July 24, 2021

the Unvaccinated, the Vicious Delta Variant, and the rest of America

by Hal Gershowitz

Comments Below

They, those who refuse to be vaccinated, endanger others while placing themselves at risk. But, hey, it’s a free country.

I am not writing this column to convince those who are determined not to get vaccinated to change their minds. Really, I’m not, because I am convinced they are not convincible. I do, however, think it is a good idea for those who refuse to be vaccinated to think twice before congregating with any of the 15 million Americans under the age of 65, including children, who, for various medical reasons, have compromised immune systems, as well as the 55 million Americans who are senior citizens and may, therefore, have less robust immune systems with which to fight the far more virulent Delta variant, even though they may have wisely chosen to be vaccinated.

Unvaccinated populations, and that includes children, remain the most vulnerable. This is especially relevant because children below age 12 are not yet eligible for vaccination, and medical experts are worried about a potential wave of new cases in the fall as the school year gets underway.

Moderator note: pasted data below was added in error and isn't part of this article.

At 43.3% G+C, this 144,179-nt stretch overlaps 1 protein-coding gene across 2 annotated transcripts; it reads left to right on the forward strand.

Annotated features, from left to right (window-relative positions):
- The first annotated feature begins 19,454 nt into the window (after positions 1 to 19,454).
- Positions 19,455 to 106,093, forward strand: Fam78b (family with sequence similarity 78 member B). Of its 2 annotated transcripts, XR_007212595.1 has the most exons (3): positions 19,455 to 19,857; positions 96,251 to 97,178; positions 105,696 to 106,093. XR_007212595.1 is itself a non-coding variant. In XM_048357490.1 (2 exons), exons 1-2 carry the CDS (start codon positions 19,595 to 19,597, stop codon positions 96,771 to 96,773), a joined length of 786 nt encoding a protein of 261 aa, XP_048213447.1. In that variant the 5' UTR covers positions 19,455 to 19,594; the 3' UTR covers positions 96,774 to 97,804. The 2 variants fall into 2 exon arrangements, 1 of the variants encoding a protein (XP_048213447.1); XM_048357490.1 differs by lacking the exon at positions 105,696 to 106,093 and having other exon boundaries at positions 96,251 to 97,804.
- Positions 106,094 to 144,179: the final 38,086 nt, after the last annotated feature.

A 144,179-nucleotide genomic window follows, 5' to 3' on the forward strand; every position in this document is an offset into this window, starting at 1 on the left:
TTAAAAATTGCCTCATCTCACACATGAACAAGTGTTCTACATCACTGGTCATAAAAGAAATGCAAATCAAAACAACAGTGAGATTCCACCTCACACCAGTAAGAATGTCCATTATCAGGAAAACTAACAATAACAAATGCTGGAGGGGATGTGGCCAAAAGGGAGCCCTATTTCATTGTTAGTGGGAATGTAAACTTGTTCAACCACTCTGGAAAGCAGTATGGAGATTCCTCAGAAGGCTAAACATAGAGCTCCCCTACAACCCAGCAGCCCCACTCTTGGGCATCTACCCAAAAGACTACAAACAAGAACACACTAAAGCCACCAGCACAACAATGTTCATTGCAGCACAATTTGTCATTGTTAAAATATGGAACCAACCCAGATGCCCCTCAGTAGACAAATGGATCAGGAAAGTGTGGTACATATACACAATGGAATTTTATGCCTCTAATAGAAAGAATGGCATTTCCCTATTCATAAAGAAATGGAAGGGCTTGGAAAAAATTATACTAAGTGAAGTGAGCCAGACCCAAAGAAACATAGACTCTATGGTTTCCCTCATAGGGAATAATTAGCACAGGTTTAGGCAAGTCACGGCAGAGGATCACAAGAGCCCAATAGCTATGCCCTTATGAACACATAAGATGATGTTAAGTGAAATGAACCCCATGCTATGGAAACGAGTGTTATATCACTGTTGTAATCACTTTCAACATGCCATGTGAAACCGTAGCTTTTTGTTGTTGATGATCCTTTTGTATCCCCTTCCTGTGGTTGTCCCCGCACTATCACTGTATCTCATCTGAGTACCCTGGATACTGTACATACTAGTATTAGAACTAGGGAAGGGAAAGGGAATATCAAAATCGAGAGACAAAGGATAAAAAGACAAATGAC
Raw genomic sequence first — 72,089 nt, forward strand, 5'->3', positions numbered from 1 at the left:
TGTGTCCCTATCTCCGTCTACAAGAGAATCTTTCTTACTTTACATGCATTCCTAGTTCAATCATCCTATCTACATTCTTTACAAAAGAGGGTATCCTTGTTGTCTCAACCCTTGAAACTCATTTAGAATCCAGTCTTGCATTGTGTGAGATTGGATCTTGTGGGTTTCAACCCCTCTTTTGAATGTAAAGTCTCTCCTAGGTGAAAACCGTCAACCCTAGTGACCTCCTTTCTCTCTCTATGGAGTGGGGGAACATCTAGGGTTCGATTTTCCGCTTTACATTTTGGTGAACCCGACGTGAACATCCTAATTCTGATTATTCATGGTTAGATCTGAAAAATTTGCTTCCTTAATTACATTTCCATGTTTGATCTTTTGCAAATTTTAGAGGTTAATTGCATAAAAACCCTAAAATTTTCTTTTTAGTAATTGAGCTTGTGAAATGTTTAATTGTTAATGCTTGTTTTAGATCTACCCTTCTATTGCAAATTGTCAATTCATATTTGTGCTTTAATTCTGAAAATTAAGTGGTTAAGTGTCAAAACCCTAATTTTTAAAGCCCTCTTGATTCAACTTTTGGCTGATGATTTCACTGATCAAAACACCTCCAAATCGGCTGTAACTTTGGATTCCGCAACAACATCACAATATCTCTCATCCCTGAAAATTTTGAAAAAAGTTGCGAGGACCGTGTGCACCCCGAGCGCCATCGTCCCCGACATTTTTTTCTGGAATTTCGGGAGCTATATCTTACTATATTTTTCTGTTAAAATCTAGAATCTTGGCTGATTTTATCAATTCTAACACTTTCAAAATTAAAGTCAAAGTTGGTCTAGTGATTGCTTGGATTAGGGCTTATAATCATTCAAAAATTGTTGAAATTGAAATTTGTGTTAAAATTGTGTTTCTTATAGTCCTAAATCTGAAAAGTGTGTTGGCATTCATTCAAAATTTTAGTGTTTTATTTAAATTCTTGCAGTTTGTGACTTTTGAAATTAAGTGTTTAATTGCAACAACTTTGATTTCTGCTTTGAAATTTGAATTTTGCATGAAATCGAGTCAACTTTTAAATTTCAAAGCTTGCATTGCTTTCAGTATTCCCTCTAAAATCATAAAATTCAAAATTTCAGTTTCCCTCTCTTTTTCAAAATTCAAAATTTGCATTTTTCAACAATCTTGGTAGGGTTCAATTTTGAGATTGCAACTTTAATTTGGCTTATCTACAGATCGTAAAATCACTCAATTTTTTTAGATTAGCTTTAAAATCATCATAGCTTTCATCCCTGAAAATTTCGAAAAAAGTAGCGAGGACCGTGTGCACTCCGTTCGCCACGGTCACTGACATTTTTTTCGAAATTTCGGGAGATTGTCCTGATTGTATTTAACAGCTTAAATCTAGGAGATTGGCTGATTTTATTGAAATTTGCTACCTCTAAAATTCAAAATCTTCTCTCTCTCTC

The American Academy of Pediatrics reports that more than 4 million children have been diagnosed with Covid-19 or about 14.2 percent of all cases, including 31,000 new cases that were reported between June 24 and July 8. While serious complications in children have been extremely rare, there is growing concern that more serious cases among children will increase as the more virulent Delta variant spreads.

The deliberately unvaccinated have, with eyes wide open, pretty much self-selected themselves to comprise the universe of those who are highly vulnerable to the remarkably infectious variants of COVID-19. How vulnerable are they?  The Delta variant, which is now the dominant COVID virus in the United States, spreads about 225% faster than the original COVID virus. That’s because it grows and spreads much more rapidly inside the respiratory tract of those who are infected. That’s why they get so much sicker. To be precise, the Delta variant will introduce an estimated 1,000 times more copies of the virus into the respiratory system of those who are infected than did the original COVID-19 virus. That’s a lot of pretty awful disease spreading in these new COVID patients.